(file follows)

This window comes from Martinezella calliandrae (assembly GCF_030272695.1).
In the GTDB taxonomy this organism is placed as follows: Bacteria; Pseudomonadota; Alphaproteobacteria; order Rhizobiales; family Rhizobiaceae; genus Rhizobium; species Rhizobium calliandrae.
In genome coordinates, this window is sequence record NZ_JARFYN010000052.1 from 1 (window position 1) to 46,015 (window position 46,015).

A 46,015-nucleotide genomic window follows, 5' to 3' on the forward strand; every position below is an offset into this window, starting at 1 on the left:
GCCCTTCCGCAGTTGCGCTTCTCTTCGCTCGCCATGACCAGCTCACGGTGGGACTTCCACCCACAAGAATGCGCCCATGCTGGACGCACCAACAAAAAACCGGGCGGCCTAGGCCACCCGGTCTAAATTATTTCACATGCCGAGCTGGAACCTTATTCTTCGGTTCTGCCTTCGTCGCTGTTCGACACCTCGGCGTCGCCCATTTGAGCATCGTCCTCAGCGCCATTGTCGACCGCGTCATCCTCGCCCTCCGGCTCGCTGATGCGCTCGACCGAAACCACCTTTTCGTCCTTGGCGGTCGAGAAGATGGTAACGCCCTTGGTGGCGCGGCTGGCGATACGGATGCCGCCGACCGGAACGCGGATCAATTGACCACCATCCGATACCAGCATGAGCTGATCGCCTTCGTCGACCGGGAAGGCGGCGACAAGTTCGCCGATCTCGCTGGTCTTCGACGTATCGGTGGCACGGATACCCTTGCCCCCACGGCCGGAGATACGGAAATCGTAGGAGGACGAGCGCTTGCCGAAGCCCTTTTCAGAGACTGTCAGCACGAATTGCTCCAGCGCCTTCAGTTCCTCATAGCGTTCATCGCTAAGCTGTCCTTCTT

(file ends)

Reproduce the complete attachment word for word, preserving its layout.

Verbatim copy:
This window comes from Martinezella calliandrae (assembly GCF_030272695.1).
In the GTDB taxonomy this organism is placed as follows: Bacteria; Pseudomonadota; Alphaproteobacteria; order Rhizobiales; family Rhizobiaceae; genus Rhizobium; species Rhizobium calliandrae.
In genome coordinates, this window is sequence record NZ_JARFYN010000052.1 from 1 (window position 1) to 46,015 (window position 46,015).

A 46,015-nucleotide genomic window follows, 5' to 3' on the forward strand; every position below is an offset into this window, starting at 1 on the left:
GCCCTTCCGCAGTTGCGCTTCTCTTCGCTCGCCATGACCAGCTCACGGTGGGACTTCCACCCACAAGAATGCGCCCATGCTGGACGCACCAACAAAAAACCGGGCGGCCTAGGCCACCCGGTCTAAATTATTTCACATGCCGAGCTGGAACCTTATTCTTCGGTTCTGCCTTCGTCGCTGTTCGACACCTCGGCGTCGCCCATTTGAGCATCGTCCTCAGCGCCATTGTCGACCGCGTCATCCTCGCCCTCCGGCTCGCTGATGCGCTCGACCGAAACCACCTTTTCGTCCTTGGCGGTCGAGAAGATGGTAACGCCCTTGGTGGCGCGGCTGGCGATACGGATGCCGCCGACCGGAACGCGGATCAATTGACCACCATCCGATACCAGCATGAGCTGATCGCCTTCGTCGACCGGGAAGGCGGCGACAAGTTCGCCGATCTCGCTGGTCTTCGACGTATCGGTGGCACGGATACCCTTGCCCCCACGGCCGGAGATACGGAAATCGTAGGAGGACGAGCGCTTGCCGAAGCCCTTTTCAGAGACTGTCAGCACGAATTGCTCCAGCGCCTTCAGTTCCTCATAGCGTTCATCGCTAAGCTGTCCTTCTT